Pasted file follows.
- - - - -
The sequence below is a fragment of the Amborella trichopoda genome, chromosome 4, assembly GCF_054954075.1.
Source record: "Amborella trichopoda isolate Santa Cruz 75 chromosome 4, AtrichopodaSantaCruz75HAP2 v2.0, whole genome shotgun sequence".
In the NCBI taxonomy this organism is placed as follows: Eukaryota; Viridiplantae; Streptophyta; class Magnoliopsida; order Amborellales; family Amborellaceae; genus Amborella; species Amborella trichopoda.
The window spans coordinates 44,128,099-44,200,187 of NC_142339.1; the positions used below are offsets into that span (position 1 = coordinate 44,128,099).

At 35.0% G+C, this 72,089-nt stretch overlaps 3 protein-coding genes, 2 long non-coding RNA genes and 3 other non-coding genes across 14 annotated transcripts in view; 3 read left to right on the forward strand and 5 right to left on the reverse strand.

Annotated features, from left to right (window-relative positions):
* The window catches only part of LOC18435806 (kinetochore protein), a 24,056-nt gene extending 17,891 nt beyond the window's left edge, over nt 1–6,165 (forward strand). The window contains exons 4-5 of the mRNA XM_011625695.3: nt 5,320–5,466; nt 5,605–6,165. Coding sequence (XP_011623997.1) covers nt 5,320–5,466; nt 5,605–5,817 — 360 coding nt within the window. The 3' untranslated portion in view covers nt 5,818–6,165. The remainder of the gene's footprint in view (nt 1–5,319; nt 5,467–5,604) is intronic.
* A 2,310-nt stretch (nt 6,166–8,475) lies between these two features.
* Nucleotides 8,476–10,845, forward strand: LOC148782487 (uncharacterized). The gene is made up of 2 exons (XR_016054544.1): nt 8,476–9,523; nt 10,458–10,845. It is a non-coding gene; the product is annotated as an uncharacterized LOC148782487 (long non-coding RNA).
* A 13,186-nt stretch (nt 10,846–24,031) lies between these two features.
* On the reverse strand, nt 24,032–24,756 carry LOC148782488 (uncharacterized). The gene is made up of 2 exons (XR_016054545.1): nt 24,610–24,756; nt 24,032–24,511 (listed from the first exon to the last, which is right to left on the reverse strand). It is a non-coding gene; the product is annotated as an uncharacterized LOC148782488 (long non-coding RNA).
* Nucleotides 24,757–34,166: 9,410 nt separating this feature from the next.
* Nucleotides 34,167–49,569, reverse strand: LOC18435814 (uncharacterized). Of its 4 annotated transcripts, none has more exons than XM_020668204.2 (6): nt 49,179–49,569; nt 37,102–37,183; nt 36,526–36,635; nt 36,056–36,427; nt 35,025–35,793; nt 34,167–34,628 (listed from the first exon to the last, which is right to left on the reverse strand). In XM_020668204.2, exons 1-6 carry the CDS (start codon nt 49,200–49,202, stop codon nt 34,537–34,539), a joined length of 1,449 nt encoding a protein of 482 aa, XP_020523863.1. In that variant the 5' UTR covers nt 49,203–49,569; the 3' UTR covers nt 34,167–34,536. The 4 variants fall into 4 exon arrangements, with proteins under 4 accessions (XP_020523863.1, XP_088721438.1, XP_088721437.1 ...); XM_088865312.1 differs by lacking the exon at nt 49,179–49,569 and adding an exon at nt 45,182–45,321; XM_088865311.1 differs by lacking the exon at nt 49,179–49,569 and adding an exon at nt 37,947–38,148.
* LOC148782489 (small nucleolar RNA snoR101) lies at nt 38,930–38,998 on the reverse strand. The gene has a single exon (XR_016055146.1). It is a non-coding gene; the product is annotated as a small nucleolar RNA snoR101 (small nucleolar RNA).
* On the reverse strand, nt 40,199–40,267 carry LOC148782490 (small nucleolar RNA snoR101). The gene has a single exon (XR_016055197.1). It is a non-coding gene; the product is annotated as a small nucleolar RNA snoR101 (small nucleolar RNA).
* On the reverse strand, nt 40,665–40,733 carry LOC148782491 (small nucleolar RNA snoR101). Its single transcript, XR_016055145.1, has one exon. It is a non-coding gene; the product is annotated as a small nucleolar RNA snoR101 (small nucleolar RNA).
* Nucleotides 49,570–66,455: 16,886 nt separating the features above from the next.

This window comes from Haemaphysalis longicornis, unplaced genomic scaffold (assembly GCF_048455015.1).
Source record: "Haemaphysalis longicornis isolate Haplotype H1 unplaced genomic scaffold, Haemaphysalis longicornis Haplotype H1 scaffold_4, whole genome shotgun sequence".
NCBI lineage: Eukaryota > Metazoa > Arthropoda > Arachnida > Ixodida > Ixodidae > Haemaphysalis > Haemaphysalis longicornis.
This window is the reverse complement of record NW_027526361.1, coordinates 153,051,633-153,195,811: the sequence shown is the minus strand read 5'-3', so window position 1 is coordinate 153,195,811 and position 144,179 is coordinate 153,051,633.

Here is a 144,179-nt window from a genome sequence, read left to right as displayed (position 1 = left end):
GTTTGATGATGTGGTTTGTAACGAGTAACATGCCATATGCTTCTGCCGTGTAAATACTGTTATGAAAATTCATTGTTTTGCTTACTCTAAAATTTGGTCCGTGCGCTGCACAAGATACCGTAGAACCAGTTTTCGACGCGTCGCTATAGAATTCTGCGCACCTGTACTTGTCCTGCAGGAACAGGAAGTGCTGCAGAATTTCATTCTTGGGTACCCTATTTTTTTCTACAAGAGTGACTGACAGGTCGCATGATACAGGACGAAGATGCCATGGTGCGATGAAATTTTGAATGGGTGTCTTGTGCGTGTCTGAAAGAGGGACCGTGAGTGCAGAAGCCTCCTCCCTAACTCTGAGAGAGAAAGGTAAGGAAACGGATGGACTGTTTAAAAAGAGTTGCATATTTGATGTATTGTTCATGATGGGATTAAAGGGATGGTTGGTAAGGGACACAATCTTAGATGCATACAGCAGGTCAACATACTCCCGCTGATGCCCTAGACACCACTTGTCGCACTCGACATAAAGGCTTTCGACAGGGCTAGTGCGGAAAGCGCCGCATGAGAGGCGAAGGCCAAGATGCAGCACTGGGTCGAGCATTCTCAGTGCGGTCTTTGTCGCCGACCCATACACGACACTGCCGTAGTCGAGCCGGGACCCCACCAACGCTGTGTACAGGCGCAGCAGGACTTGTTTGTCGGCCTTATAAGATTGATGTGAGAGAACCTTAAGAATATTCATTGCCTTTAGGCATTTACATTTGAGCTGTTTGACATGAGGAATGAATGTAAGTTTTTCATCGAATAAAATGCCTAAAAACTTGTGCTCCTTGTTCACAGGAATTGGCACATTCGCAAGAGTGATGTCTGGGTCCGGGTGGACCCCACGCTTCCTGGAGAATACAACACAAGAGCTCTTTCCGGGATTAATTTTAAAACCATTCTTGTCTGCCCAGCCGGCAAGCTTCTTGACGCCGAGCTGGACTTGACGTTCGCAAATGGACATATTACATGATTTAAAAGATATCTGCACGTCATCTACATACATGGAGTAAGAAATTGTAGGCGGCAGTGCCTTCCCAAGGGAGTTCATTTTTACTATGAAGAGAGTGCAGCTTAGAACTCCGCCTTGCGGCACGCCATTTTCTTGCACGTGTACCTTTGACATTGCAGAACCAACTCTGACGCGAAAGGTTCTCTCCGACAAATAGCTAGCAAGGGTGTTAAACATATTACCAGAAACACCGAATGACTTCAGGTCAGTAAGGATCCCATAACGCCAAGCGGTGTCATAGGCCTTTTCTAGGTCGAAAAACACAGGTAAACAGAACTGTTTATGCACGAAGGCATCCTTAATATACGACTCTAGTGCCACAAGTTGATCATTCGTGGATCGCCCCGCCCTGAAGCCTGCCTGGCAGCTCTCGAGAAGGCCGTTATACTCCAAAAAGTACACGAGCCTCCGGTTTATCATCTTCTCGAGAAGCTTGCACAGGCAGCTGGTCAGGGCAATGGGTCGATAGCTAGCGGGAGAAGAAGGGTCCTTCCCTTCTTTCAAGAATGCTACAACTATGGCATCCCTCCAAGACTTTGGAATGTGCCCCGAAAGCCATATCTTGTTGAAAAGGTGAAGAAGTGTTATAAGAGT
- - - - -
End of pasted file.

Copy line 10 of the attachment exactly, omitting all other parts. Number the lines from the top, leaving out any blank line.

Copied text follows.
* A 13,186-nt stretch (nt 10,846–24,031) lies between these two features.